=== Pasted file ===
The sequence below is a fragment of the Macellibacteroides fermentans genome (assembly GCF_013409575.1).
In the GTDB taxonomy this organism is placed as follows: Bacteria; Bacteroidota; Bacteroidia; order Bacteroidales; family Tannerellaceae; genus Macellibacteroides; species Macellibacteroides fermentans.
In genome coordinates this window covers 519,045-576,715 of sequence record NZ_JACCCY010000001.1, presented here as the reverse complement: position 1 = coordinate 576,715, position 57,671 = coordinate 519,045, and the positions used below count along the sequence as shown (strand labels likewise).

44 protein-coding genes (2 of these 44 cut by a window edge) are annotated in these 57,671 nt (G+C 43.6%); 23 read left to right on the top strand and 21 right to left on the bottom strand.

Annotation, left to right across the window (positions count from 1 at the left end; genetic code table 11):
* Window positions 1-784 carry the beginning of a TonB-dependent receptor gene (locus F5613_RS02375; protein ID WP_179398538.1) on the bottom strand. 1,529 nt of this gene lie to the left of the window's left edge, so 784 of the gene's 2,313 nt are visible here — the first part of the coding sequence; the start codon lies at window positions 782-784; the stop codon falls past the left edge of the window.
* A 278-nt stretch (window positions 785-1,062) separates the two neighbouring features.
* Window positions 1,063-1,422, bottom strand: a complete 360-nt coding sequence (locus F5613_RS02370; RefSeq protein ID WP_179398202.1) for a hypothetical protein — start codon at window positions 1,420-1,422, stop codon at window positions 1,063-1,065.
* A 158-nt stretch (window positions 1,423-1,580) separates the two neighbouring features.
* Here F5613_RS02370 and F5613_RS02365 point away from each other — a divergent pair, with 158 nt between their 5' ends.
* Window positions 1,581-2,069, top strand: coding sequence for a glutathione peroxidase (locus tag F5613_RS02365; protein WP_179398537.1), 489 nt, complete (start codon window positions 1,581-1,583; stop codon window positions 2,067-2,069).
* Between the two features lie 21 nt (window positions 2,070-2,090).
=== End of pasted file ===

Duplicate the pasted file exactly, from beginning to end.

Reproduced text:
The sequence below is a fragment of the Macellibacteroides fermentans genome (assembly GCF_013409575.1).
In the GTDB taxonomy this organism is placed as follows: Bacteria; Bacteroidota; Bacteroidia; order Bacteroidales; family Tannerellaceae; genus Macellibacteroides; species Macellibacteroides fermentans.
In genome coordinates this window covers 519,045-576,715 of sequence record NZ_JACCCY010000001.1, presented here as the reverse complement: position 1 = coordinate 576,715, position 57,671 = coordinate 519,045, and the positions used below count along the sequence as shown (strand labels likewise).

44 protein-coding genes (2 of these 44 cut by a window edge) are annotated in these 57,671 nt (G+C 43.6%); 23 read left to right on the top strand and 21 right to left on the bottom strand.

Annotation, left to right across the window (positions count from 1 at the left end; genetic code table 11):
* Window positions 1-784 carry the beginning of a TonB-dependent receptor gene (locus F5613_RS02375; protein ID WP_179398538.1) on the bottom strand. 1,529 nt of this gene lie to the left of the window's left edge, so 784 of the gene's 2,313 nt are visible here — the first part of the coding sequence; the start codon lies at window positions 782-784; the stop codon falls past the left edge of the window.
* A 278-nt stretch (window positions 785-1,062) separates the two neighbouring features.
* Window positions 1,063-1,422, bottom strand: a complete 360-nt coding sequence (locus F5613_RS02370; RefSeq protein ID WP_179398202.1) for a hypothetical protein — start codon at window positions 1,420-1,422, stop codon at window positions 1,063-1,065.
* A 158-nt stretch (window positions 1,423-1,580) separates the two neighbouring features.
* Here F5613_RS02370 and F5613_RS02365 point away from each other — a divergent pair, with 158 nt between their 5' ends.
* Window positions 1,581-2,069, top strand: coding sequence for a glutathione peroxidase (locus tag F5613_RS02365; protein WP_179398537.1), 489 nt, complete (start codon window positions 1,581-1,583; stop codon window positions 2,067-2,069).
* Between the two features lie 21 nt (window positions 2,070-2,090).